Suzanne Cleary. Beauty Mark. BkMk Press, 2013. 95 pgs. $13.95.
Reviewed by Lynn Domina
Beauty Mark, Suzanne Cleary’s third collection and winner of the John Ciardi Prize for Poetry, is an ambitious and dynamic response to popular culture. The speaker seems to address the reader directly if not exactly intimately, the way extraverts comment their way through encounters, entertaining their companions with energetic observation. Cleary’s close consideration of the ordinary leads her to metaphor, even to the transcendent, yet the shift from concrete to abstract, from literal to figurative, is subtle. The world of the figurative is as attractive as the world of the literal.
For example, “Temporary Tattoo” opens with the speaker in a bookstore noticing a “bowl of what seem to be postage stamps” though they are, of course, temporary tattoos. What follows is a riff on impermanence, for tattoos are meant to mark our bodies permanently:
…A tattoo should be permanent,
a commitment, a cross-hatched cobra coiled
around the biceps, inks of deep blue and green
like the veins that pop from the carney’s arm
when he makes a fist. A tattoo should not
smear, dissolve with baby-oil-on-tissue,
should be bold as a snake swallowing a mouse
and the mouse-shape traveling the length of it
like a bad idea shaping a life, distorting a life.
Here we have simile (like a bad idea) embedded in simile (bold as a snake swallowing a mouse), preceded by an additional simile (like the veins that pop)—yet the imagery remains clear, easy to follow, and compelling—for who among us can turn our eyes from that bulge inching through the snake? The poem then returns to the tattoo, of an apple:
…pink-red, like the tip of a cigarette,
its single leaf the green of the 1964 Chevy convertible
on cinder blocks behind the bookstore,
a car that will never run
despite the young man who works
under the hood every night until dark.
Readers might, at this point, have begun to wonder whether these images are simply associative details, interesting as they might be—but where’s the point? The point is the nature of impermanence, the idea to which we’re about to return, as the poem begins to address the young man who stands for us all. “Someone” ought to give this young man a piece of good advice: “Tell him the Chevy’s time / has come and gone, that nothing lasts forever / except our desire for things to last forever.” Temporary tattoos don’t last, of course, and neither does a Chevy. Nor the mouse, nor the snake that eats the mouse. Nor do we, which the poem avoids stating directly, turning against itself instead as it concludes: “in the gravel lot behind the bookstore / the last of the sun shines / pink, and everywhere, and always.” Do we believe it? Not literally, but we recognize our desire to believe it. With this last line, the poem circles back upon itself, the pink of the sun reminiscent of the red of the apple on the temporary tattoo with which we began, confirming our suspicion that the final assertion of permanence is more hope than fact.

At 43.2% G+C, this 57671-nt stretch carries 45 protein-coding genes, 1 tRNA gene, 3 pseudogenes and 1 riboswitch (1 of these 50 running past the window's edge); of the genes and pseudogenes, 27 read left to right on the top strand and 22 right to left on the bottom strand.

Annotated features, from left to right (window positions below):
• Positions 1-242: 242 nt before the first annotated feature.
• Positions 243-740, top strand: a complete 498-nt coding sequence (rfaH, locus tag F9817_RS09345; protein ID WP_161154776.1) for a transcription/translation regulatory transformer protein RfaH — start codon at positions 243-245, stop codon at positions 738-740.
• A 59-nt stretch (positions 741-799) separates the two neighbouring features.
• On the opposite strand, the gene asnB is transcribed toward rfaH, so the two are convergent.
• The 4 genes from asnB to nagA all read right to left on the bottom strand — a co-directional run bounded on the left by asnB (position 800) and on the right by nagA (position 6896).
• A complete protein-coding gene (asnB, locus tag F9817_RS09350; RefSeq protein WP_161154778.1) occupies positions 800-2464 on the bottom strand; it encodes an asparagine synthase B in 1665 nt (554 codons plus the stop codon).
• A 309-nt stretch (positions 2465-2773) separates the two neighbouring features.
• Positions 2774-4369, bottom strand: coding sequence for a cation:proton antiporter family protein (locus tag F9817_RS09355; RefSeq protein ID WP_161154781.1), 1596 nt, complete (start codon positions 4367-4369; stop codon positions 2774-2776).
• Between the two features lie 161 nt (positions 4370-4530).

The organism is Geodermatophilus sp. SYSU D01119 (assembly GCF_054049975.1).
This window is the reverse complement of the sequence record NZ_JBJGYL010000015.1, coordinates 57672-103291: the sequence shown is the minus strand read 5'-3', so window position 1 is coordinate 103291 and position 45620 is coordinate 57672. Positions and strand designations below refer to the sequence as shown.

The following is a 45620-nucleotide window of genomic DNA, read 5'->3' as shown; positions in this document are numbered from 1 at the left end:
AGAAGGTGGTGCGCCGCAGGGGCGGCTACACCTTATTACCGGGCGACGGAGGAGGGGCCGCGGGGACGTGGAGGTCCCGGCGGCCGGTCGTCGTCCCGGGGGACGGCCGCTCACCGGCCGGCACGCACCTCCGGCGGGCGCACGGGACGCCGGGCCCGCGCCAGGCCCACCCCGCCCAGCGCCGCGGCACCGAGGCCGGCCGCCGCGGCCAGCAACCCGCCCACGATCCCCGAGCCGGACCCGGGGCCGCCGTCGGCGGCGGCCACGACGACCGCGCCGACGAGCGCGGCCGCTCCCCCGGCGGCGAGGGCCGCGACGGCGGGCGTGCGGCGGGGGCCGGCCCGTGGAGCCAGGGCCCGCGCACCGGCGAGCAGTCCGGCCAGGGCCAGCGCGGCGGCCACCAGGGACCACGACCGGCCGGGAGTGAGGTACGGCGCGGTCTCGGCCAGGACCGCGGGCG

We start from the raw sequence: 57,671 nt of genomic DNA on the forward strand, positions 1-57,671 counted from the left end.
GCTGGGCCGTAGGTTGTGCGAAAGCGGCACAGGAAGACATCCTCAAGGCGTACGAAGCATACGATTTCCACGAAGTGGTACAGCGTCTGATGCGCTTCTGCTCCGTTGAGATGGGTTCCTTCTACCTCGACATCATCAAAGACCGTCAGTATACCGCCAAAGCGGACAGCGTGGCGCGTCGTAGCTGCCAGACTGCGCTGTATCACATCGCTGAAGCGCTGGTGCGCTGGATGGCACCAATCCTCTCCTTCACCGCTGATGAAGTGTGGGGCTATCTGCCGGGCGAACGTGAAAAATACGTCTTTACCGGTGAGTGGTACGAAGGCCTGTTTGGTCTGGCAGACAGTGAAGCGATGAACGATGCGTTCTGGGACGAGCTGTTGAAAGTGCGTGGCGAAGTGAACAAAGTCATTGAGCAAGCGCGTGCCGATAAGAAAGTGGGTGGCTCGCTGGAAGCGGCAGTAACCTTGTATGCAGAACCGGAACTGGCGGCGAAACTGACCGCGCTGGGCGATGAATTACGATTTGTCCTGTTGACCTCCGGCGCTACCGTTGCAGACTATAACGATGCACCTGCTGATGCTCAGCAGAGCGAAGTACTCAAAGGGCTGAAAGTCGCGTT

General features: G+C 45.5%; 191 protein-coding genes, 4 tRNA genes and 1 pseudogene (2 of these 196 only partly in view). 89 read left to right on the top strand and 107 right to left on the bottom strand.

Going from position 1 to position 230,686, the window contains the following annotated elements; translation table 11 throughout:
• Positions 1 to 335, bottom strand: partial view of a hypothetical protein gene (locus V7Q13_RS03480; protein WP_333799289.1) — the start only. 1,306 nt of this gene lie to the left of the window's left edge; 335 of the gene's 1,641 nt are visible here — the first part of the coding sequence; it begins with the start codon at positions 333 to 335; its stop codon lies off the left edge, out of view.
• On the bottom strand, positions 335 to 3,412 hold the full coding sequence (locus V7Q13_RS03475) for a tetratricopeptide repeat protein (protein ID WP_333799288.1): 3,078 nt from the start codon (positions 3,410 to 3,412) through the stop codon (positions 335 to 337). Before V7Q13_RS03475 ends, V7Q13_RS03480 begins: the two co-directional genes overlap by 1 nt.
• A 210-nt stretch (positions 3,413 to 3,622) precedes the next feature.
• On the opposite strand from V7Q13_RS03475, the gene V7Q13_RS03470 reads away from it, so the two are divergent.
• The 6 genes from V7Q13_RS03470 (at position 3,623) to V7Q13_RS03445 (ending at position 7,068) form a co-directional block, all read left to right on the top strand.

“Temporary Tattoo” is composed in tercets, the lines fairly evenly divided between end-stopped and enjambed. Many of the poems in Beauty Mark are composed in regular stanzas, tercets mostly with occasional quatrains and couplets. Several poems consist of one long stanza, but even in these, Cleary often indents alternating lines, the extra space suggesting a subtle break. The lines are generally long, sometimes fourteen or eighteen syllables, so the rush of the lines is balanced by the regularity of the stanzas. The poems demonstrate both exuberance and restraint—though it is the exuberance, I suspect, that most readers will remember.
“As the Story Came Down to Me” illustrates Cleary’s poetic strategy as well as her manner of thinking. The poem opens with an odd family detail: “My grandmother was arrested / nearly, for driving with too many saints on her dashboard.” The speaker describes the police officer, the car, the “nine plaster statues.” Exactly two-thirds of the way through, the poem turns, in the manner of a sonnet, to the speaker-poet’s composition. The speaker confesses that she has “lied in saying it was my grandmother, / although I did in fact see an old woman / driving a dark blue Chevy with saints.” And she’s lied about the police officer and the number of statues. As poets know, few of the details in our poems are factual, and yet our poems are still true, and we write them to understand how we perceive truth, as Cleary states so movingly in this poem’s last lines: “I swear the short white-haired woman / peering through the space between Joseph and Mary, / I swear it brought tears to my eyes, / and I am still trying to figure out how.” This poem illustrates the argument writers often make, that sometimes you need to invent in order to tell the truth. Whether or not we agree with that argument, we respond to the poem.
Beauty Mark is more playful than many of the collections I’ve read during the last couple of years. Even the titles of many of the individual poems are playful: “Cézanne’s Clogs,” “God Visits the Televangelists,” “Imagining the Shaker Meeting at Which the Founder Ann Lee Announces the Policy of Sexual Abstinence.” The titles made me want to read, and the poems made me want to keep reading. I did, and I’m glad.